In Cuba, if artists don’t toe the party line, it is almost impossible to get art supplies and an art education, said Juan EGO (Eduardo Garcia O’Farrill), who was put in jail for a year after he was caught trying to flee the island at 15. When he got out, he was forced to work as a mechanic until the 1994 exodus. EGO fled again, this time successfully with his wife and five others aboard a rickety homemade raft. He made a new life in Virginia before moving to Key West 31/2 years ago to open two Cuban restaurants and work on his self-taught art.
As the cultural exchange was opening in Key West, 28 paintings and carvings by EGO already were being exhibited at the Lemonade Stand Gallery in Bahama Village. They included a colorful acrylic painting of that stormy crossing of the Florida Straits, where a canvas that was supposed to be for protection from the rain turned into a sail that brought them into the path of a U.S. Coast Guard boat and, eventually, safety.
EGO, 61, also has a painting depicting the “Ladies in White,” an opposition movement in Cuba made up of wives and female relatives of jailed dissidents. He passionately described the piece: “The only color is from the blood from her son, a political prisoner, who died from a hunger strike in prison.”
EGO said he is not against a cultural exchange, but said it should include Cuban artists living freely in the United States being able to exhibit their work in Havana.
“I don’t think I would be permitted to show the painting of the Ladies in White,” he said. “[The Cuban government] would control what they show. It would not be a free exchange. There always are conditions.”
He said that while some artists in Cuba are willing to live with conditions, he wasn’t. “It’s like being a bird in a cage,” he said. “They will give you medicine and food and teach you how to think. That’s not freedom.”
Fabelo was born in 1950 and grew up in the countryside, where his first experience of art was using mud, branches and beeswax to create fake spiders to scare his grandmother. Art supplies were in short supply, until he got to school, where his talent opened the doors. For many others with artistic talent, however, those doors are slammed shut.
But times are changing, despite the continuous hostile political rhetoric between the governments of Cuba and the United States, and despite the calls by some hardliners to keep the U.S. embargo.
In 2011, the Obama Administration extended the duration of nonimmigrant visas for Cubans from six months to five years and allowed for multiple entries. Last year, Cuba eliminated the necessity for its citizens to obtain exit visas to travel abroad and extended the time abroad from 11 months to two years.
This has allowed for more “real cultural exchanges,” like the ones promoted by the Cuban Soul Foundation, founded in 2011 by Pedro Vidal of Miami.
The foundation has helped about 35 dissident artists so far, Vidal said. They come to the United States and see for themselves how free artists operate. They are taught how to raise funds for their art and how to run it like a business, so they can survive when they return to Cuba. And in Cuba, the foundation has helped to put together three community-based cultural centers.
“It was the artistic movement in Serbia that helped to overthrow [Slobodan] Milosevic,” Vidal said.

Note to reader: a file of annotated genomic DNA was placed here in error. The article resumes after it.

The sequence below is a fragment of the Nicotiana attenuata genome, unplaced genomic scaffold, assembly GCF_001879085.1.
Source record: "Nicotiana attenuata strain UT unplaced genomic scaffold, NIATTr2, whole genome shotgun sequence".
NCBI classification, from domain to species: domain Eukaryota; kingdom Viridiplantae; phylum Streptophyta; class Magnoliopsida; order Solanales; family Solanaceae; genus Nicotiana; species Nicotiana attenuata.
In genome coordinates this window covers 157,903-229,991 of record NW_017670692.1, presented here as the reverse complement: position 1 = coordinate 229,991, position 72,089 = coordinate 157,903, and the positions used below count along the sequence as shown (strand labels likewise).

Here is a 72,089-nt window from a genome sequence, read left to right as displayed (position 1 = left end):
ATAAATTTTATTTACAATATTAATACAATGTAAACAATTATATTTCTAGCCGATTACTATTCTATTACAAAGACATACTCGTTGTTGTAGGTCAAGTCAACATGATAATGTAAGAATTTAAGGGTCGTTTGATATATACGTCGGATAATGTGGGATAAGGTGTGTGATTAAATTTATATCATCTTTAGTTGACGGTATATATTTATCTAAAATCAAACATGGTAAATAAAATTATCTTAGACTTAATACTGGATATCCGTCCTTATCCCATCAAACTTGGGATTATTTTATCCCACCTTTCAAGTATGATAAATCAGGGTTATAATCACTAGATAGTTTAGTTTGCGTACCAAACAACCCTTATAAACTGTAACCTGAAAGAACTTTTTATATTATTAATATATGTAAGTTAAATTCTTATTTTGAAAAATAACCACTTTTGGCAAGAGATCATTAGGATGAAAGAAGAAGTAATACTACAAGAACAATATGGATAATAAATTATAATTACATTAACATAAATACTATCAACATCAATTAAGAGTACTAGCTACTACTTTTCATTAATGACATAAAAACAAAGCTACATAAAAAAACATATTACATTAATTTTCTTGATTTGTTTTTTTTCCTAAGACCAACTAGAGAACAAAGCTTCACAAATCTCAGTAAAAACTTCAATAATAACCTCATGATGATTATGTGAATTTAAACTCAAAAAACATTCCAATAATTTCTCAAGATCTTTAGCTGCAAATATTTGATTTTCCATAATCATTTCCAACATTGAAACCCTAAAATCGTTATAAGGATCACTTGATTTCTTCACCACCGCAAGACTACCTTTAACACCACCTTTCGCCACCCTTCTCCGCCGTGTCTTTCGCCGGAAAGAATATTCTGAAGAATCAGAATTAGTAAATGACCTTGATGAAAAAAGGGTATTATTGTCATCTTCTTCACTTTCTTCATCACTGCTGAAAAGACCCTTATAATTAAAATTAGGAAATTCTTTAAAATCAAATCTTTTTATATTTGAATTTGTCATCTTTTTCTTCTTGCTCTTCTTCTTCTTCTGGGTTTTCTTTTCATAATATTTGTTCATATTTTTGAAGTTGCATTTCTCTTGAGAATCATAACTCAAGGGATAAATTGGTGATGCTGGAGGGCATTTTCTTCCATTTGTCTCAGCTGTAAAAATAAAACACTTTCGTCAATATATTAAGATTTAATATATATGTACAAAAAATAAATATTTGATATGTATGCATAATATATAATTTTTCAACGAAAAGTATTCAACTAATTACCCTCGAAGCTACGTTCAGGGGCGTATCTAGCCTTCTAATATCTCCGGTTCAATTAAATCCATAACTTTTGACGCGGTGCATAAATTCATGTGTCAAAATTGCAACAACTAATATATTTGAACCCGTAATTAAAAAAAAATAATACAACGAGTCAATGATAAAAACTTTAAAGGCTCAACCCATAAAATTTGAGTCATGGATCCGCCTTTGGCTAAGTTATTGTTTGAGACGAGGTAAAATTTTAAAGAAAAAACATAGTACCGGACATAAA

Most of the Cuban artists for the “Una Raza/One Race” exchange brought art that was apolitical, like Reinerio Tamayo, who is showcasing a series of 29 colorful paintings devoted to great baseball players and world-renowned artists. One has Hemingway dressed as a baseball player swinging a marlin as a bat.
Ruben Alpizar, who showed a painting he called an architectural smorgasbord, with different whimsical and humorous scenes inside each compartment, said, “We are free to make whatever we want. We live from our art. We sell our art. Very few artists in the world live from their art. They have to work other jobs like clean plates during the day, and at night they get to paint. They are very tired. No, we don’t have to. We live well.”
The most provocative work at the exhibit, by Sandra Ramos, shows a young girl’s body lying across a bridge that is trying to connect two lands just 90 miles apart that have been isolated by politics.
“I always try to be as free as I want,” said Ramos, 33, who deals with racism, poverty and mass migration in her art. “My work always has to do with political and social issues at the personal level. I think that’s why I have been able to touch difficult subjects with my work.
“I’ve never been censored directly in Cuba. I don’t think about being censored when I do my work.”
She insisted she never has wanted to emigrate from her country. But since Castro took over in 1959, more than a million people have fled the island, many dying in the Florida Straits. As the exhibits were being put in place, news surfaced that three windsurfers had risked their lives going from Cuba to Key West in search of freedom. One almost died. He was found on a remote island, dehydrated and in desperate need of medical attention.
For the government-supported artists, leaving Cuba has not been a problem. Several of them have been exhibiting their work for decades in galleries and museums around the world. Most have been to the United States several times. Ramos currently is working on a residency in Miami. And Moreno, the curator from Havana, has two adult children living in South Florida.
Cortada said many of the Cuban artists at the exchange say they have freedom because they have been given permission to whisper while most in Cuba are not allowed to speak.
“We need to get rid of this distorted old narrative that there’s Cubans in Miami who are completely out of touch and don’t have any contact with Cubans on the island,” Cortada said. “And here comes the great white knight of cultural exchange to bridge the divide.”
People should support the dissident artists who do not have an international voice, Vidal said.
And Peñalver said they should not support artists hand-picked by the Cuban government: “The paintings and the painters and the terms of cultural exchange and historical ties are just tools in a much larger process. The real exchange is taking place between deep-pocketed foreign interests who seek profit and the Castro government officials, who see it as a way to stay in power. In exchange, the foreigners look the other way and do not demand any kinds of reforms in Cuba. It’s gone on with Spain and Canada and Brazil for years.”